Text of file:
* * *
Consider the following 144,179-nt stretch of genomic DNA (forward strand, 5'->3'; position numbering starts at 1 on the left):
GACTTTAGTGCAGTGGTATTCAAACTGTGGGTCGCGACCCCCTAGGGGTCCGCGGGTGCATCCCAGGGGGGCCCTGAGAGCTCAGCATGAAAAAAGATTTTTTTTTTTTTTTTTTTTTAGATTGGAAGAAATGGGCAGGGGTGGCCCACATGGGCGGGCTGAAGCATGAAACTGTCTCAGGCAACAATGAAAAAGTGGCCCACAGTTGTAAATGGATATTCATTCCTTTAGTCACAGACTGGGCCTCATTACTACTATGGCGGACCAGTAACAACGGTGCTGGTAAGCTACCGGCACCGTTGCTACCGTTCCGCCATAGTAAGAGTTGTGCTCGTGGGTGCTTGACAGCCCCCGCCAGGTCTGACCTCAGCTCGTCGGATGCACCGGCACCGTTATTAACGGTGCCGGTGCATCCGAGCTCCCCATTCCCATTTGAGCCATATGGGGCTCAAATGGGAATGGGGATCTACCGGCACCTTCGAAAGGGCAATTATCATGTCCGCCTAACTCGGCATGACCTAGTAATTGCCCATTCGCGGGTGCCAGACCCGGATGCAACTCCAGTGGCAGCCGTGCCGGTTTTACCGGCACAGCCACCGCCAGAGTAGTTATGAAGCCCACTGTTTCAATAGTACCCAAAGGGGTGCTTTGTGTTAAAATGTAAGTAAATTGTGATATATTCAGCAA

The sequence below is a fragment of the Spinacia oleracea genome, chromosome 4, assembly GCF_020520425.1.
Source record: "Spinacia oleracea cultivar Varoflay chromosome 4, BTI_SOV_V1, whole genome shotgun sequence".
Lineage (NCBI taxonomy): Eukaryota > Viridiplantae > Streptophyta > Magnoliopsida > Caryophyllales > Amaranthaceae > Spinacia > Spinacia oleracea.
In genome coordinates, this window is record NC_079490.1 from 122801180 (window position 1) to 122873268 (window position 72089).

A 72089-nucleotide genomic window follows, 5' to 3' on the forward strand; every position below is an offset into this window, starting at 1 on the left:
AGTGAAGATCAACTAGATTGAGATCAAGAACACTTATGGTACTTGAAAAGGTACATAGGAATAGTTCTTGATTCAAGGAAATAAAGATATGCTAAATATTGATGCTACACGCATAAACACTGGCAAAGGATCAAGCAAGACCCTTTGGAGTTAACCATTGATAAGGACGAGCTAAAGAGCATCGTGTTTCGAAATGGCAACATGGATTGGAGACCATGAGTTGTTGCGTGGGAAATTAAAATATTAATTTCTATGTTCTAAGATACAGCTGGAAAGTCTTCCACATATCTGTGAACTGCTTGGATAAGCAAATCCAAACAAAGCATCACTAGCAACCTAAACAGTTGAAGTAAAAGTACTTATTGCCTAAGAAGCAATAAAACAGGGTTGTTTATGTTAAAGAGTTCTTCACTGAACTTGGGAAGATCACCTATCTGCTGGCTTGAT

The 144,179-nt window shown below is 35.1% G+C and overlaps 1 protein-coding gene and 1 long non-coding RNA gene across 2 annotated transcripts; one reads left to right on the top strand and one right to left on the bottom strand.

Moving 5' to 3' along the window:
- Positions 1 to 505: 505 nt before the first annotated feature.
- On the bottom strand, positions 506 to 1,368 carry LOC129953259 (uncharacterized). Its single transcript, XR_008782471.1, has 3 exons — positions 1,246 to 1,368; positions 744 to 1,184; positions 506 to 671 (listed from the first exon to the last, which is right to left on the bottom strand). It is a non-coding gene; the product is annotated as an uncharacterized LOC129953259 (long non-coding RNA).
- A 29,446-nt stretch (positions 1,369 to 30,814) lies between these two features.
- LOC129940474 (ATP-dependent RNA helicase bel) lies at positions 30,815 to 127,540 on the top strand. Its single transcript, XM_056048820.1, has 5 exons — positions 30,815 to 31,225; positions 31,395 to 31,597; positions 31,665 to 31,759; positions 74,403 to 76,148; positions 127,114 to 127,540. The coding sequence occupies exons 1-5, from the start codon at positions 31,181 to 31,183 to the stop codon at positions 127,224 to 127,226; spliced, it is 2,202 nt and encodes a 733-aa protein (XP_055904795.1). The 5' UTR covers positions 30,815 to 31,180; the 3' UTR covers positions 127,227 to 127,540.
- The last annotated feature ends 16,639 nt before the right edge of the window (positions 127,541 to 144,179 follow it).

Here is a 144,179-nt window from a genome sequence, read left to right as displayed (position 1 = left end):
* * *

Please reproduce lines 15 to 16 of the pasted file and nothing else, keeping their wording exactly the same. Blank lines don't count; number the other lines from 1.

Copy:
- The last annotated feature ends 16,639 nt before the right edge of the window (positions 127,541 to 144,179 follow it).

Here is a 144,179-nt window from a genome sequence, read left to right as displayed (position 1 = left end):